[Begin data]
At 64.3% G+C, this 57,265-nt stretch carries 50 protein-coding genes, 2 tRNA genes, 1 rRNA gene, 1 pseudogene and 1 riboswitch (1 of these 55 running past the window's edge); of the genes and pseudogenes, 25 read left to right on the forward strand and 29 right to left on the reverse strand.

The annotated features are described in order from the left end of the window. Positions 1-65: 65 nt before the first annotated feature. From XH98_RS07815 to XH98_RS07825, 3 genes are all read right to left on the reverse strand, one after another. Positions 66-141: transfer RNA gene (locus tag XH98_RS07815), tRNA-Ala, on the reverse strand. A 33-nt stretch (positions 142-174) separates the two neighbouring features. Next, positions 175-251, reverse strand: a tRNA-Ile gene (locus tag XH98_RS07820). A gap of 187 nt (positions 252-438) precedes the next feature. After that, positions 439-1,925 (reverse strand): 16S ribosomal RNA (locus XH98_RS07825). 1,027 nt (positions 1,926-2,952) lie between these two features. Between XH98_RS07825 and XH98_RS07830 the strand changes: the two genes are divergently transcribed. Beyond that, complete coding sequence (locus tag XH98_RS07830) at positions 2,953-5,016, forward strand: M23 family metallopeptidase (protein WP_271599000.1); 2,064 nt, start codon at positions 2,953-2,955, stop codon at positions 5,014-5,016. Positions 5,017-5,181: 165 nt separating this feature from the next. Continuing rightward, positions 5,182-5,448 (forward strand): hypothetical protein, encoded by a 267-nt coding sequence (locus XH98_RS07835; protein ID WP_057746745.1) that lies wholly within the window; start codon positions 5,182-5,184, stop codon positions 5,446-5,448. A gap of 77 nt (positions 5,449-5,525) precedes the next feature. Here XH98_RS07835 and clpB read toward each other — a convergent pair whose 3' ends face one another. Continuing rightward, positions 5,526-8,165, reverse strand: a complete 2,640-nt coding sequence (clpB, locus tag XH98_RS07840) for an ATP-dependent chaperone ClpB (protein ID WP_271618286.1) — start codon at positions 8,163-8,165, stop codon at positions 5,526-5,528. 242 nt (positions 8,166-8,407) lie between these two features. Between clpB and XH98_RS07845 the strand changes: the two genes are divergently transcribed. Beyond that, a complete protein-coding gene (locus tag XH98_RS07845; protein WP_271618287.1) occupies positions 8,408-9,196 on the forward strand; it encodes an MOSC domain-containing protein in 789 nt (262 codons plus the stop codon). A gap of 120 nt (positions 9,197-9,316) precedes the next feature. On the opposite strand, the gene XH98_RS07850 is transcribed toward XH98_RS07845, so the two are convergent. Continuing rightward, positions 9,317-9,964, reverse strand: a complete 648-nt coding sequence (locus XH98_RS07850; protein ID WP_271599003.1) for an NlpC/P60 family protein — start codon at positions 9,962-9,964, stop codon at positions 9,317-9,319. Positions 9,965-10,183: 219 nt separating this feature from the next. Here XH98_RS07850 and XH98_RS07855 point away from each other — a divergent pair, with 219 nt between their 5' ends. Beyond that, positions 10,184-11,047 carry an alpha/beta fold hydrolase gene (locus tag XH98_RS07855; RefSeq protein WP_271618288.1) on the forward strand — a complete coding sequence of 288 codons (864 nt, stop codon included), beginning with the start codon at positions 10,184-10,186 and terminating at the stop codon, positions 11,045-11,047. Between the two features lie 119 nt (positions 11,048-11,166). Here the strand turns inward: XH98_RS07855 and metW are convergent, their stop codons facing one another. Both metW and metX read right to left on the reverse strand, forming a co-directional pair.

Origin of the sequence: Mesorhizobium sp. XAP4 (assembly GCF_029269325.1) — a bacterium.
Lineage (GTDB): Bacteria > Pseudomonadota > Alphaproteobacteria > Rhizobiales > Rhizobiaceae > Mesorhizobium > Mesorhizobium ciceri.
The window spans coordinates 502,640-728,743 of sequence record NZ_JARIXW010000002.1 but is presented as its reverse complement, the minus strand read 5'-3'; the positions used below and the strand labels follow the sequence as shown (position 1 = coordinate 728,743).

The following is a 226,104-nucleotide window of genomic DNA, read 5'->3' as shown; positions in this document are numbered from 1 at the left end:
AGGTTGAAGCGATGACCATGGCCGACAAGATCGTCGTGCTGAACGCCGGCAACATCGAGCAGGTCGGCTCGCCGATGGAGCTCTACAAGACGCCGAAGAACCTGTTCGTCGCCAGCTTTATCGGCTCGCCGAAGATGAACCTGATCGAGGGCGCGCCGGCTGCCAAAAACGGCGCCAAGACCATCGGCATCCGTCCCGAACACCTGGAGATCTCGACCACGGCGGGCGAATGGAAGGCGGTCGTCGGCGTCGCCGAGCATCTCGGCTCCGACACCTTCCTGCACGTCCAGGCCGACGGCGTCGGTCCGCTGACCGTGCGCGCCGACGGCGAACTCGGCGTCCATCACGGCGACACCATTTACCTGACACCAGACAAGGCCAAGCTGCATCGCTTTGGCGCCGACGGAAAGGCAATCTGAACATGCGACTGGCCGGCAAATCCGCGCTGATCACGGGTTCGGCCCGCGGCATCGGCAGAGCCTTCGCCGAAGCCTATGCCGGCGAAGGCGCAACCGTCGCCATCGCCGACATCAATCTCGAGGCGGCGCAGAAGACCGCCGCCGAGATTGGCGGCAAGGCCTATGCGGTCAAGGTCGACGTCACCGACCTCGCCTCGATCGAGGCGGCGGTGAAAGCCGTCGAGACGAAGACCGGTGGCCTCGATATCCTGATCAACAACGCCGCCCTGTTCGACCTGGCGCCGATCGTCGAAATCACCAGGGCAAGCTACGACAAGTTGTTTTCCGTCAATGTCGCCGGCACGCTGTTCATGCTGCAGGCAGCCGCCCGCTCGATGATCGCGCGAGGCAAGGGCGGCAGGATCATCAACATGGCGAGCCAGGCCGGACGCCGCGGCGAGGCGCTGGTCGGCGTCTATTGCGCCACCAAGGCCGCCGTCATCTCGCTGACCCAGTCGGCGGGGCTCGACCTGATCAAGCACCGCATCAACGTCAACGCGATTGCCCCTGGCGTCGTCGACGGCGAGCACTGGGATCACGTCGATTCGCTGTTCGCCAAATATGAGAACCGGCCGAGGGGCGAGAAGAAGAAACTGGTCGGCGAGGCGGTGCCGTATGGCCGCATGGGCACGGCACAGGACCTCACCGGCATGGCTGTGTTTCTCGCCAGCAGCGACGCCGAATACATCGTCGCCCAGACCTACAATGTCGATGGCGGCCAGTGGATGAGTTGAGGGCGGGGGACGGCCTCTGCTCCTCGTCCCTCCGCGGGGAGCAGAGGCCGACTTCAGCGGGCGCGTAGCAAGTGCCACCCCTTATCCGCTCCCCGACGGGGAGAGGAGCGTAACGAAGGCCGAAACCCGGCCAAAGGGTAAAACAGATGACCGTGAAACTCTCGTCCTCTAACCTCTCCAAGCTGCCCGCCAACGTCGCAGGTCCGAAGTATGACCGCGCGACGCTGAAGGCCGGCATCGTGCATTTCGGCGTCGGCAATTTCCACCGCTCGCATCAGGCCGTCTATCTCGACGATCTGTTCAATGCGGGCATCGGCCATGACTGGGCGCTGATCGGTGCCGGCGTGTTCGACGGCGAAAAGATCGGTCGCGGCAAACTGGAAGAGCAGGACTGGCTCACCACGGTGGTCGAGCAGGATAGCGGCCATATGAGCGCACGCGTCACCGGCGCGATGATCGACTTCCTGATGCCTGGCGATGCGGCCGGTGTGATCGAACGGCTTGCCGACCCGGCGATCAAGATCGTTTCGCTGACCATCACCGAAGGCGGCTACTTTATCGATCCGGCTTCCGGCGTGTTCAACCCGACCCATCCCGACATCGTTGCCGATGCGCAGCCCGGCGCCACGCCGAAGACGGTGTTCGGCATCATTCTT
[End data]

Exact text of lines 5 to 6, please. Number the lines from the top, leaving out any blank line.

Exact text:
The window spans coordinates 502,640-728,743 of sequence record NZ_JARIXW010000002.1 but is presented as its reverse complement, the minus strand read 5'-3'; the positions used below and the strand labels follow the sequence as shown (position 1 = coordinate 728,743).

The following is a 226,104-nucleotide window of genomic DNA, read 5'->3' as shown; positions in this document are numbered from 1 at the left end: